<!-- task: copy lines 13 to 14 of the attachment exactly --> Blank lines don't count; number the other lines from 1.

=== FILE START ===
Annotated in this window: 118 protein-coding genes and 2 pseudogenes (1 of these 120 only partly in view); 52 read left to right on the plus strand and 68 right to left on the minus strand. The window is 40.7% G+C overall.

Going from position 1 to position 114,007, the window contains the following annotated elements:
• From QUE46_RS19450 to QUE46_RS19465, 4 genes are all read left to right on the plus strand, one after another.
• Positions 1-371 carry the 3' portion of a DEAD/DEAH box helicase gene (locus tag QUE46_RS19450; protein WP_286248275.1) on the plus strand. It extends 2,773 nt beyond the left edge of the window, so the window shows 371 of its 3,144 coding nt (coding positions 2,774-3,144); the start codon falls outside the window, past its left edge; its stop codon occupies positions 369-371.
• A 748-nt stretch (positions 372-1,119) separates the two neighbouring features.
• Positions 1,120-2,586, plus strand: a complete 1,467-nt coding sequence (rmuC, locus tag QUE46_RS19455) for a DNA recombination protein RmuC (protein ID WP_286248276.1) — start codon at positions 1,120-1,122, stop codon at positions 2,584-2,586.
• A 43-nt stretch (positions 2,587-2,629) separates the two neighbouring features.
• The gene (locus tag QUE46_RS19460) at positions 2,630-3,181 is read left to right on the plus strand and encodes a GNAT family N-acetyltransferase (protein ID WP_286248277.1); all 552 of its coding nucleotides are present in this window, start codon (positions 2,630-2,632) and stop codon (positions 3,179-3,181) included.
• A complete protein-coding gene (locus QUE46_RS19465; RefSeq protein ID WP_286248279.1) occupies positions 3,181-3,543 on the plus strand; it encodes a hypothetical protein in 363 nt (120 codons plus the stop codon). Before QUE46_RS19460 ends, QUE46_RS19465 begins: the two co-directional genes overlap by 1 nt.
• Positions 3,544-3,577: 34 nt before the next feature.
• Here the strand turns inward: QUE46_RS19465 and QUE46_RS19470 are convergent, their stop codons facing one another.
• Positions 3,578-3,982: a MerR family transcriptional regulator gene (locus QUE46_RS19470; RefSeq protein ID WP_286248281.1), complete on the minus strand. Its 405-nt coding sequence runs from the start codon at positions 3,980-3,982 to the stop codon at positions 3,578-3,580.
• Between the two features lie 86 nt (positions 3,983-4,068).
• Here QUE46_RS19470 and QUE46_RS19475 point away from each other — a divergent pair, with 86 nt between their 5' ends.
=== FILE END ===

• Between the two features lie 86 nt (positions 3,983-4,068).
• Here QUE46_RS19470 and QUE46_RS19475 point away from each other — a divergent pair, with 86 nt between their 5' ends.